Rumors – and plenty of misinformation – have been flying around about the REAL ID Act – passed by Congress in attempt to prevent the fraudulent issuance and use of driver’s licenses and identification cards – and whether or not the TSA would soon stop accepting driver’s licenses as an acceptable form of identification at airports.
Part of the problem was that the Department of Homelands Security was dragging its heels about setting up a definite timetable for implementing the air travel part of the act.
But the agency finally issued a statement with some set dates.
On its website DHS now says that driver’s licenses issued by all states will be accepted as valid forms of ID until January 22, 2018.
So relax. You – and the states where driver’s licenses don’t yet comply with the national standards – have two years to work this out.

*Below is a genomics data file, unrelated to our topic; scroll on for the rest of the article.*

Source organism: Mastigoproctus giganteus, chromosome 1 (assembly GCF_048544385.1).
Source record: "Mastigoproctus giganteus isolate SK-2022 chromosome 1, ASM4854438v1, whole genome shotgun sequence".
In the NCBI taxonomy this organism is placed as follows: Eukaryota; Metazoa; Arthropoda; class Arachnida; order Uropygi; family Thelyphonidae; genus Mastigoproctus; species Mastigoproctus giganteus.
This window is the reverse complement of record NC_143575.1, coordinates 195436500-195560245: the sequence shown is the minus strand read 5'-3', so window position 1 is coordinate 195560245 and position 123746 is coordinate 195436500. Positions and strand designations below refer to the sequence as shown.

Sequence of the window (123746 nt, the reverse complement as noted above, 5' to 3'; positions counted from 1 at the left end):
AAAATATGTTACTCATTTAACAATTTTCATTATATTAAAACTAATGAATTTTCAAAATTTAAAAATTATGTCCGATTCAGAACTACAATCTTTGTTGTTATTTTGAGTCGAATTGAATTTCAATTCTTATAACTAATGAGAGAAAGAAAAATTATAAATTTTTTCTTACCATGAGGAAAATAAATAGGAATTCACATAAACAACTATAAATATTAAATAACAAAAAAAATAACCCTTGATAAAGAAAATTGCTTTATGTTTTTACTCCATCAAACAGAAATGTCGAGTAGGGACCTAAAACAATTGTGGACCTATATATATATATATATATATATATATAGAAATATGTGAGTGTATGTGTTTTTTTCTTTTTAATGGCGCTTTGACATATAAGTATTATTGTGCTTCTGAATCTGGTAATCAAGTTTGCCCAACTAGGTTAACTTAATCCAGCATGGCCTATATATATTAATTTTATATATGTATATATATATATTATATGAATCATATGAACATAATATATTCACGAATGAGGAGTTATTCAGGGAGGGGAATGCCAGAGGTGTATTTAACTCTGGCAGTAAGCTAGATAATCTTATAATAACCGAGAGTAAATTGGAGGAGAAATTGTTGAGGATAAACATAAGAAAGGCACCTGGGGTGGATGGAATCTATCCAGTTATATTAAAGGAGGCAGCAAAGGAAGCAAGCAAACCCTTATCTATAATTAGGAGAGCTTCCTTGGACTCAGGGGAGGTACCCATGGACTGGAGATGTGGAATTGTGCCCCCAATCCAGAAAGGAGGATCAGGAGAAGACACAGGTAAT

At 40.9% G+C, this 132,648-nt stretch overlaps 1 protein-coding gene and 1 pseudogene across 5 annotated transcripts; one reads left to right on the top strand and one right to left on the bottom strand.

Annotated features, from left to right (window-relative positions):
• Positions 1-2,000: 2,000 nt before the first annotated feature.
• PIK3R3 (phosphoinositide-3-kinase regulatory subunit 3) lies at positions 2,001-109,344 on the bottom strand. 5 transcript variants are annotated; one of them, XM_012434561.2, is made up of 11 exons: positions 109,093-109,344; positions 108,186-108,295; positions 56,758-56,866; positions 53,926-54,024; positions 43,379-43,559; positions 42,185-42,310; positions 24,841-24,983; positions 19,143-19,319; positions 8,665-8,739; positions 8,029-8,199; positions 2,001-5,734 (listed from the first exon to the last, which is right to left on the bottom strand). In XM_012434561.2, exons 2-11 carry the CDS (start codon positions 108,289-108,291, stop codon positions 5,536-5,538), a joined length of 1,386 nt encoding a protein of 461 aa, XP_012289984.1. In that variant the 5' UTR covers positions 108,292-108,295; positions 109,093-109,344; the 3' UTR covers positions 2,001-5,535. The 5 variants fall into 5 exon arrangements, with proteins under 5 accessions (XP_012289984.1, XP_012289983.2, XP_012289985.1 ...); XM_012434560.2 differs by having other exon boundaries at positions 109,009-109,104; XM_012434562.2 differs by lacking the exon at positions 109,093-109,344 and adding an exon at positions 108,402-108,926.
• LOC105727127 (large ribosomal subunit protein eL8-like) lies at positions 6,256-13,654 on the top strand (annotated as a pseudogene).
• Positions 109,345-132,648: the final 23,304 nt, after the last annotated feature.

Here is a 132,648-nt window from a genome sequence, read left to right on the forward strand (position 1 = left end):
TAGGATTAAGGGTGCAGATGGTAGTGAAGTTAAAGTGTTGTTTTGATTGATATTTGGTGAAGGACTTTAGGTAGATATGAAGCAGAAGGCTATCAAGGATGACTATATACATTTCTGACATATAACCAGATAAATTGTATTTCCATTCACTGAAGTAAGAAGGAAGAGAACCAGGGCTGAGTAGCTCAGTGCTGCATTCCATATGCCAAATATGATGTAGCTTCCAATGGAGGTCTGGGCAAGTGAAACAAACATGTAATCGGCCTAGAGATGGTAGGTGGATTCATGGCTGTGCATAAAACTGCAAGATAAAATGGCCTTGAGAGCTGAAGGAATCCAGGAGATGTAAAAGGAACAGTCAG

After January 22, 2018, DHS says:
Passengers with a driver’s license issued by a state that is still not compliant with the REAL ID Act (and has not been granted an extension) will need to show an alternative form of acceptable identification for domestic air travel to board their flight.
Passengers with driver’s licenses issued by a state that is compliant with REAL ID (or a state that has been issued an extension) will still be able to use their driver’s licenses or identification cards.
And, starting October 1, 2020, every air traveler will need a REAL ID-compliant license, or another acceptable form of identification, for domestic air travel.
“Right now, no individual needs to adjust travel plans, or rush out to get a new driver’s license or a passport for domestic air travel,” said secretary of Homeland Security Jeh Johnson in announcing the timetable.